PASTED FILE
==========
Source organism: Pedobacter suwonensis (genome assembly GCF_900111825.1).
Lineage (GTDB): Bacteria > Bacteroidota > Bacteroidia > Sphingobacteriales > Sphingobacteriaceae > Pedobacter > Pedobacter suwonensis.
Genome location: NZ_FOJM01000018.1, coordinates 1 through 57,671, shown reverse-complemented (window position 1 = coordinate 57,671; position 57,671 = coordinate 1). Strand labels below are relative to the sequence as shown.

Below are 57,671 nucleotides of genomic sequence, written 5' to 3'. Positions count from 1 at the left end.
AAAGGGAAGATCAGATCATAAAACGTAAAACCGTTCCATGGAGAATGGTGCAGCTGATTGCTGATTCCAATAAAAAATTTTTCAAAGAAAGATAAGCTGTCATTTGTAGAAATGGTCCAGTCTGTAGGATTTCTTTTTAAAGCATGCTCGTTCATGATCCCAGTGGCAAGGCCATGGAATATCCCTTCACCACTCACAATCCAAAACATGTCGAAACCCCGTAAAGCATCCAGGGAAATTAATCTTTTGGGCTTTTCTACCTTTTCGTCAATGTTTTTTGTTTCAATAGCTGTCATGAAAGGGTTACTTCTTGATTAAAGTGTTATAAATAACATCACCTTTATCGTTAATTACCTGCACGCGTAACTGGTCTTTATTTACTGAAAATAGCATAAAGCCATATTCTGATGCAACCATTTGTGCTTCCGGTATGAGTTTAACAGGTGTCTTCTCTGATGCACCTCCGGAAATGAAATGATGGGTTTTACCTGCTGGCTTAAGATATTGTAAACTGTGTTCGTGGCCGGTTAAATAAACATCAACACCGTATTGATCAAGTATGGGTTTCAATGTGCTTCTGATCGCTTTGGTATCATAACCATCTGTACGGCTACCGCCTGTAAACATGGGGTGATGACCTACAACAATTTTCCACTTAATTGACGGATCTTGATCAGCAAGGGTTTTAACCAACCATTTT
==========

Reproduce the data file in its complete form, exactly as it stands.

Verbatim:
Source organism: Pedobacter suwonensis (genome assembly GCF_900111825.1).
Lineage (GTDB): Bacteria > Bacteroidota > Bacteroidia > Sphingobacteriales > Sphingobacteriaceae > Pedobacter > Pedobacter suwonensis.
Genome location: NZ_FOJM01000018.1, coordinates 1 through 57,671, shown reverse-complemented (window position 1 = coordinate 57,671; position 57,671 = coordinate 1). Strand labels below are relative to the sequence as shown.

Below are 57,671 nucleotides of genomic sequence, written 5' to 3'. Positions count from 1 at the left end.
AAAGGGAAGATCAGATCATAAAACGTAAAACCGTTCCATGGAGAATGGTGCAGCTGATTGCTGATTCCAATAAAAAATTTTTCAAAGAAAGATAAGCTGTCATTTGTAGAAATGGTCCAGTCTGTAGGATTTCTTTTTAAAGCATGCTCGTTCATGATCCCAGTGGCAAGGCCATGGAATATCCCTTCACCACTCACAATCCAAAACATGTCGAAACCCCGTAAAGCATCCAGGGAAATTAATCTTTTGGGCTTTTCTACCTTTTCGTCAATGTTTTTTGTTTCAATAGCTGTCATGAAAGGGTTACTTCTTGATTAAAGTGTTATAAATAACATCACCTTTATCGTTAATTACCTGCACGCGTAACTGGTCTTTATTTACTGAAAATAGCATAAAGCCATATTCTGATGCAACCATTTGTGCTTCCGGTATGAGTTTAACAGGTGTCTTCTCTGATGCACCTCCGGAAATGAAATGATGGGTTTTACCTGCTGGCTTAAGATATTGTAAACTGTGTTCGTGGCCGGTTAAATAAACATCAACACCGTATTGATCAAGTATGGGTTTCAATGTGCTTCTGATCGCTTTGGTATCATAACCATCTGTACGGCTACCGCCTGTAAACATGGGGTGATGACCTACAACAATTTTCCACTTAATTGACGGATCTTGATCAGCAAGGGTTTTAACCAACCATTTT